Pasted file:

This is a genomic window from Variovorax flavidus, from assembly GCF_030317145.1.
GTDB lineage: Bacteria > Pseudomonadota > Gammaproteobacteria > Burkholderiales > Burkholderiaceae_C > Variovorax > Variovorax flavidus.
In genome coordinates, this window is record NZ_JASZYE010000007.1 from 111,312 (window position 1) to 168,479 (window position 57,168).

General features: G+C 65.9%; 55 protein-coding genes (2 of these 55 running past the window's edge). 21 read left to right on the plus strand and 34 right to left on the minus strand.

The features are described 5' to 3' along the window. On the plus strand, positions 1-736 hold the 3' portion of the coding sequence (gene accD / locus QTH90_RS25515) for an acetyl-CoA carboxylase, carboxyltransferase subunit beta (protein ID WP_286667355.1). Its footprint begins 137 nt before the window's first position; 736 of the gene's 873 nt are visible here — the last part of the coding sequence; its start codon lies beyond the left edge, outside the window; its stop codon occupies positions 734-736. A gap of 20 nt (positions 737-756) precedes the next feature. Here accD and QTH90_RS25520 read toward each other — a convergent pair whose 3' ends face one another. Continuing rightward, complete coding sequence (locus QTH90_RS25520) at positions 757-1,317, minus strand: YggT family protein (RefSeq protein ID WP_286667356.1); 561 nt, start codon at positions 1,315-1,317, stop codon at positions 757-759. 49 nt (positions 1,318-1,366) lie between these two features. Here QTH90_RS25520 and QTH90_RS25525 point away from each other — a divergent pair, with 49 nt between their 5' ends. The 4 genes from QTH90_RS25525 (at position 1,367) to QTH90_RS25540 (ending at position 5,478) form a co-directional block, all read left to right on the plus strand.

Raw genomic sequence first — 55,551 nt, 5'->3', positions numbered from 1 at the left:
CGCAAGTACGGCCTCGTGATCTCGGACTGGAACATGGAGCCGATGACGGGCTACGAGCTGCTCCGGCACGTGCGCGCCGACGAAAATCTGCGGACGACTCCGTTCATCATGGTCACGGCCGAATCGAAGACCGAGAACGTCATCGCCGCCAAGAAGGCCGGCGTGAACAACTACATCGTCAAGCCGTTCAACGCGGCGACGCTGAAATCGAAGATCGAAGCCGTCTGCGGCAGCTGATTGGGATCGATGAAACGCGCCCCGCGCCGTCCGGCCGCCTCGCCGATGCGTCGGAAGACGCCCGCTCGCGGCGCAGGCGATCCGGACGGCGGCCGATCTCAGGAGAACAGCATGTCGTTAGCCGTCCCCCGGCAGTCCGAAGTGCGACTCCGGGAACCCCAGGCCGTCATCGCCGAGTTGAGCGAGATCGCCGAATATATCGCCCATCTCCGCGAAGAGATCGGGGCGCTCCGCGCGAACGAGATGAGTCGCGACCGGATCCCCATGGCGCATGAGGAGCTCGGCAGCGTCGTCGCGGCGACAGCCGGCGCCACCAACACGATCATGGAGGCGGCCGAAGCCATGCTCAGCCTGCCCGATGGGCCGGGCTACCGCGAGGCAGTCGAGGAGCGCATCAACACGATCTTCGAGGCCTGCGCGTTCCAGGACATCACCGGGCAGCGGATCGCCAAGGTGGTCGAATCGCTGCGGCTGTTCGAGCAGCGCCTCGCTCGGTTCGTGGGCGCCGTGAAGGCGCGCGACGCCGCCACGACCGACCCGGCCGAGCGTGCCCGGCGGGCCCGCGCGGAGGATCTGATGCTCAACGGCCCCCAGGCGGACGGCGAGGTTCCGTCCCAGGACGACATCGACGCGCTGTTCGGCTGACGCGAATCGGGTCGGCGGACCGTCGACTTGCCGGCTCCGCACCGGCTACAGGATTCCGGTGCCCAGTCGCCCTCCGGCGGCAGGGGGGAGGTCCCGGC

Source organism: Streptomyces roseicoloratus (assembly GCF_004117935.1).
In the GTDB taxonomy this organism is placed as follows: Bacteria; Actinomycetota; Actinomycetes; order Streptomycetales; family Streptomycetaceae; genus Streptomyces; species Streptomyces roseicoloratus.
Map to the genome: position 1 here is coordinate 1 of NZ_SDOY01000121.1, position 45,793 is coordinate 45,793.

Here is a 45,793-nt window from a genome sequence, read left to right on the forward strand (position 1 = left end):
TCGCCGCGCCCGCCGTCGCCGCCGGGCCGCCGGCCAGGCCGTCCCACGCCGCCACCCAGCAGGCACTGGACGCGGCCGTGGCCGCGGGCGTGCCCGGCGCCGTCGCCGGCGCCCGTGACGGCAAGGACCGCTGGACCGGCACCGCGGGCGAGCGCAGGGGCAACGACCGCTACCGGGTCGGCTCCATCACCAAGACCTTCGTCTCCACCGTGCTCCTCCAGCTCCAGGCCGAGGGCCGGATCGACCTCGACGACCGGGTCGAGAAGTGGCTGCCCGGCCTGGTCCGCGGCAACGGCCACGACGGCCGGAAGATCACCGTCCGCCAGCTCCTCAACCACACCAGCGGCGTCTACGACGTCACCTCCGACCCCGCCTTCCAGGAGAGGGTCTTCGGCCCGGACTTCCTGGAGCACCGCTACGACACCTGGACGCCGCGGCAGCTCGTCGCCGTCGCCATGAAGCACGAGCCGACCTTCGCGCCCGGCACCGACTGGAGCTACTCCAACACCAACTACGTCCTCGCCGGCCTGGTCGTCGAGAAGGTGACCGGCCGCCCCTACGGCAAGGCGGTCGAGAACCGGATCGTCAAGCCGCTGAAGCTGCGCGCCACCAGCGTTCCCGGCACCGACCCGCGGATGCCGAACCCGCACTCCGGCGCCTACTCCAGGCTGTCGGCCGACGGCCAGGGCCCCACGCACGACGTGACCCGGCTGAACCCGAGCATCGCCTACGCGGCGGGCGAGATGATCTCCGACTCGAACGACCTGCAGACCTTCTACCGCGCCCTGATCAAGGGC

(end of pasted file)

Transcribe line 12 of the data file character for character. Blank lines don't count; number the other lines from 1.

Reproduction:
TCGCCGCGCCCGCCGTCGCCGCCGGGCCGCCGGCCAGGCCGTCCCACGCCGCCACCCAGCAGGCACTGGACGCGGCCGTGGCCGCGGGCGTGCCCGGCGCCGTCGCCGGCGCCCGTGACGGCAAGGACCGCTGGACCGGCACCGCGGGCGAGCGCAGGGGCAACGACCGCTACCGGGTCGGCTCCATCACCAAGACCTTCGTCTCCACCGTGCTCCTCCAGCTCCAGGCCGAGGGCCGGATCGACCTCGACGACCGGGTCGAGAAGTGGCTGCCCGGCCTGGTCCGCGGCAACGGCCACGACGGCCGGAAGATCACCGTCCGCCAGCTCCTCAACCACACCAGCGGCGTCTACGACGTCACCTCCGACCCCGCCTTCCAGGAGAGGGTCTTCGGCCCGGACTTCCTGGAGCACCGCTACGACACCTGGACGCCGCGGCAGCTCGTCGCCGTCGCCATGAAGCACGAGCCGACCTTCGCGCCCGGCACCGACTGGAGCTACTCCAACACCAACTACGTCCTCGCCGGCCTGGTCGTCGAGAAGGTGACCGGCCGCCCCTACGGCAAGGCGGTCGAGAACCGGATCGTCAAGCCGCTGAAGCTGCGCGCCACCAGCGTTCCCGGCACCGACCCGCGGATGCCGAACCCGCACTCCGGCGCCTACTCCAGGCTGTCGGCCGACGGCCAGGGCCCCACGCACGACGTGACCCGGCTGAACCCGAGCATCGCCTACGCGGCGGGCGAGATGATCTCCGACTCGAACGACCTGCAGACCTTCTACCGCGCCCTGATCAAGGGC